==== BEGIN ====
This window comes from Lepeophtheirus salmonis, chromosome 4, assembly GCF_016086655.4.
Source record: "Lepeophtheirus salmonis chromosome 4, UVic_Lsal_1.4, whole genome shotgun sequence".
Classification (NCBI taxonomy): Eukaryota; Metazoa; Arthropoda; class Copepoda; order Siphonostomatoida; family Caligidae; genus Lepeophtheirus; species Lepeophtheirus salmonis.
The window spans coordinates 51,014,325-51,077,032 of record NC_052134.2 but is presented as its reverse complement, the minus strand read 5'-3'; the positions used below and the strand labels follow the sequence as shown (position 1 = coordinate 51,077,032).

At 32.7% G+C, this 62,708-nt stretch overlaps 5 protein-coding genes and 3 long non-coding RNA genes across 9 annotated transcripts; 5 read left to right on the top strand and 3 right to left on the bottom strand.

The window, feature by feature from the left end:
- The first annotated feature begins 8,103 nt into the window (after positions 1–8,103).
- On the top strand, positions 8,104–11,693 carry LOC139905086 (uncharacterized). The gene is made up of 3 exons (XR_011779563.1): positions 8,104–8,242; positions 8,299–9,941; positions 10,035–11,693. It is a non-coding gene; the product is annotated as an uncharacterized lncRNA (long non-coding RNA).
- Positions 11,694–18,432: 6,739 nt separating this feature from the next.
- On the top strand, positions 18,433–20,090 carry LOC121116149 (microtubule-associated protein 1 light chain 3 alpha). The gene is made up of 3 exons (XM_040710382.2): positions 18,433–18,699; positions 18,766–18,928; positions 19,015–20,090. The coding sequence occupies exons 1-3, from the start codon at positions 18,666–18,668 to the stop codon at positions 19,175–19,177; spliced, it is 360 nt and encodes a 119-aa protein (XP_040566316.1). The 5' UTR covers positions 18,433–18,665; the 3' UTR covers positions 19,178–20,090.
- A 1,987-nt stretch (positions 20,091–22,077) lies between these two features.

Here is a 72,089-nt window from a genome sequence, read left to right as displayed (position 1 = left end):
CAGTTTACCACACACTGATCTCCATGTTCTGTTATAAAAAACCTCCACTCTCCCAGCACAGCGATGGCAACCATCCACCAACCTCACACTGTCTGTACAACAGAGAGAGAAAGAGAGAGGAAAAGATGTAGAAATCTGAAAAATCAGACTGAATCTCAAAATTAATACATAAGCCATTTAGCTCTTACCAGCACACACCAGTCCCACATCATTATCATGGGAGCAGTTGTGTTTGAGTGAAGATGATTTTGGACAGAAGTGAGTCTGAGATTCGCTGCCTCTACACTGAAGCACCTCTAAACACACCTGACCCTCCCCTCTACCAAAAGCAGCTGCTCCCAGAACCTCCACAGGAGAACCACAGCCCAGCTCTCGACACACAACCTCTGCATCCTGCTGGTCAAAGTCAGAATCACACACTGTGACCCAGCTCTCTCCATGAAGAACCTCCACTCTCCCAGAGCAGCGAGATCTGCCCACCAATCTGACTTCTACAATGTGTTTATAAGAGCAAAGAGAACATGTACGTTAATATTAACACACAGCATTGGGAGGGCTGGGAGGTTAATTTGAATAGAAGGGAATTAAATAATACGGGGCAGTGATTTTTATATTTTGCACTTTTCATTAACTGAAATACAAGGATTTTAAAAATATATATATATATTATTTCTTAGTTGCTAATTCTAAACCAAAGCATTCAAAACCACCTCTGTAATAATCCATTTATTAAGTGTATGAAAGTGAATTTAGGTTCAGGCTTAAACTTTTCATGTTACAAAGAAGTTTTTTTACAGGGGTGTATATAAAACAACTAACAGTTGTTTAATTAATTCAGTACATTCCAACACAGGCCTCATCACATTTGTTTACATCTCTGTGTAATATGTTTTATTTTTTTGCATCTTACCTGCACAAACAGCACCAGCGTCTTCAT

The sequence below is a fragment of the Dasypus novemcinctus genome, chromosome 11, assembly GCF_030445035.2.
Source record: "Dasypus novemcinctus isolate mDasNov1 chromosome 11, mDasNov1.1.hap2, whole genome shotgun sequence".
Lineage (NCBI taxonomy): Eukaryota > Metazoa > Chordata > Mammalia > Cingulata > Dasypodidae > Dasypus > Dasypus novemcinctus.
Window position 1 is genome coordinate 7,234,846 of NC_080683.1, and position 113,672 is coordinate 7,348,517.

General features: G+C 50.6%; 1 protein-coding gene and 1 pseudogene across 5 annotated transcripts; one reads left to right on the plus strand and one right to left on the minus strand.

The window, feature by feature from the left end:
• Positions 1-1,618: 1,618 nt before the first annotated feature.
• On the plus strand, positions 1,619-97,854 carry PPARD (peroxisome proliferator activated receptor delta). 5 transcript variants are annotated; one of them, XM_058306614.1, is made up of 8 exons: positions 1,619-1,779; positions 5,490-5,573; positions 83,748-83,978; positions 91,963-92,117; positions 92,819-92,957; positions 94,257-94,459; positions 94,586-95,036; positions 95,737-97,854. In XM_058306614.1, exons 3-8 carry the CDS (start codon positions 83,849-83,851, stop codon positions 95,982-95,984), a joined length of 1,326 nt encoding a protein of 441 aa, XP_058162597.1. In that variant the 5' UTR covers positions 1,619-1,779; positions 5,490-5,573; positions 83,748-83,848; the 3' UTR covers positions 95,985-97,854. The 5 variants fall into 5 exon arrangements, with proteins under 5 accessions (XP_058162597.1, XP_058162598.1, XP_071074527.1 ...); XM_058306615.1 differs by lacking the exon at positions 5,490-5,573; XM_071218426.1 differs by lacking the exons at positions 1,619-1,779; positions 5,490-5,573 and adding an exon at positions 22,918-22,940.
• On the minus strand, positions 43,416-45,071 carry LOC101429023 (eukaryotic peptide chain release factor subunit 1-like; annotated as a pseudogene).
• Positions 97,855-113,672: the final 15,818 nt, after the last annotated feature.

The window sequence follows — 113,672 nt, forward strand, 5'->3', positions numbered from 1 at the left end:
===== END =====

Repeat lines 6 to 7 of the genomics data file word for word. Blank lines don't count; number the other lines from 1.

The window, feature by feature from the left end:
- The first annotated feature begins 8,103 nt into the window (after positions 1–8,103).